Adding nose weight

Written by Rob Caso As seen in the Summer 2019 issue of Park Pilot

>> The unfortunate reality of being a scale modeler is that you sometimes need nose weight to balance an aircraft. Although non-scale flying models might avoid this by simply having a longer nose, you’re stuck with the scale outline with a scale airplane. Sure, you can build the tail lighter, but there are scale and structural limitations to this.

An ancillary problem is that often, there is little room in the nose to add the needed weight, so I have resorted to making the weight fit the model instead of simply affixing blobs of lead here and there.

The general procedure is to first determine where the weight is to go and then to make a temporary mold of this area using layers of aluminum foil. The lead is then heated either in a steel can or in the mold itself. The resultant custom piece can then be worked with files or sandpaper, but be careful when working with lead—wear gloves and a respirator.

The sequential photos show how to do it.

Rob ground out some of the balsa nose area to accept the weight.

Two layers of aluminum foil are pressed into the cavity.

Lead-shot pellets are heated with a propane torch.

The lead shot has filled the mold. File off the wrinkles on the reverse side when it is cool.

The resulting piece fits nicely in the model and out of the way of equipment—in this case, the flight motor.





As I have grandchildren and dogs that occasionally venture into my work area, I have foregone lead ballast. Instead I buy steel B-B's, in large quantity.

I place a small disposable cup (about 2-3 ounces) in the approximate location of the intended ballast and start adding B-B's, until balance is obtained. I then add a mixture of Epoxy, microballoons and alcohol to the B-B's and pour into a cavity in the aircraft, at the same distance from the CG. The method is, like in the article, self-forming, but without the need for a torch.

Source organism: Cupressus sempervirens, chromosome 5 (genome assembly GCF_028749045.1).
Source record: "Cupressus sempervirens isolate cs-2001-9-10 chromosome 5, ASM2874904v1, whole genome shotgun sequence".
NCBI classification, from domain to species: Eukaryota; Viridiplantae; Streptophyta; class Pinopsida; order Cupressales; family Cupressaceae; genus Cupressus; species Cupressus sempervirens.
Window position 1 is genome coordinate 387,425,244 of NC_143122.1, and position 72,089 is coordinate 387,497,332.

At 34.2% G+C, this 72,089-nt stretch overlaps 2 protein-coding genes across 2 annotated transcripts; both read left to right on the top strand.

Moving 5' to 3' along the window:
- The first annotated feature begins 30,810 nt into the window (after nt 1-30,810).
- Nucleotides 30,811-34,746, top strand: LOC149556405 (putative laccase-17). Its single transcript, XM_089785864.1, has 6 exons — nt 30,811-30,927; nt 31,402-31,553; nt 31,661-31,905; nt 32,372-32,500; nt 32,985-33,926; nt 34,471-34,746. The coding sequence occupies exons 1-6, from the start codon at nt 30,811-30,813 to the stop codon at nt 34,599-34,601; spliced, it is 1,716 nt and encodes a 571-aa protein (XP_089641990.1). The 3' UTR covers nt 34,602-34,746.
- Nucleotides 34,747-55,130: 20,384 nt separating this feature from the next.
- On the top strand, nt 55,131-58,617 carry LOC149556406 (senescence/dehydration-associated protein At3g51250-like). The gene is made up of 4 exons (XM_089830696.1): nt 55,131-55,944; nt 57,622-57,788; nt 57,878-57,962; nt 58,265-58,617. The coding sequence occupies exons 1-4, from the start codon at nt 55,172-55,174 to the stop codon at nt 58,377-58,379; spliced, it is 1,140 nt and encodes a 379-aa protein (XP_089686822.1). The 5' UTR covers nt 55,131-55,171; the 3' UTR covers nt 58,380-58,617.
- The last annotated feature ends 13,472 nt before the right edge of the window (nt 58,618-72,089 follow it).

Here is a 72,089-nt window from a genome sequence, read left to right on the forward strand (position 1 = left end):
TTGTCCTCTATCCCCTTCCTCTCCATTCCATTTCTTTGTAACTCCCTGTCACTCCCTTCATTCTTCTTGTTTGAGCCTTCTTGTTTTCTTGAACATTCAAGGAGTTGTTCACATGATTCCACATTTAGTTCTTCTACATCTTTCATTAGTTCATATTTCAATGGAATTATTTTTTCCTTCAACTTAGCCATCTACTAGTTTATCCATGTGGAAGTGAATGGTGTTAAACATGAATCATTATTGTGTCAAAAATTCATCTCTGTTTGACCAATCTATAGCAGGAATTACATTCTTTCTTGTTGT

I do both. I like using crossman bb's in the nose cavity of jets. No epoxy and i can add and remove weight as needed. The down side to using epoxy is it's hard to remive weight once added

I would hope that the added ingot has enough surface roughness to adhere to an application of epoxy or equivalent, to hold the ingot in place and avoid it coming loose. One alternate option might be to drill a hole through it and the cowl wall (if possible), and pin/glue it secure. On an electric scale model, vibration is virtually non-existent; a combustion engine is another story, and vibration is always a consideration.

mix lead shot with epoxy and pour into nose area (or front on cowl). automatically
conforms with the intended/allotted space.

The pictures and techniques you are showing look ghetto. This is not up to the standards of the magazine. Sure this will work, but couldn’t you find a better example of doing this neatly?

I go to the tire store and ask for some of the wheel weights that they use on Mag wheels of other large wheels. They have an adhesive backing to hold them in place. They are usually on a strip with small increments marked off. I just lay it on the model where you can put it and add or subtract till you get the right amount and peel and stick.

I decide where I can place the weight , get a container ( plastic bottle , milk container etc.) get strong string and hang container filled with water from area where I plan to add weight , pore out water till plane is balanced . I use lead shot , mix with epoxy and match the weight that I need , be sure that you have enough epoxy to cover the lead shot

Lipowitz’s metal (158 degree F melting point), an alloy of lead, cadmium and bismuth, can easily and safely be melted in boiling water and poured directly into a cavity hollowed out in styrofoam, wood or plastic - without distorting the cavity in any way. Its density is approximately 90% that of pure lead.

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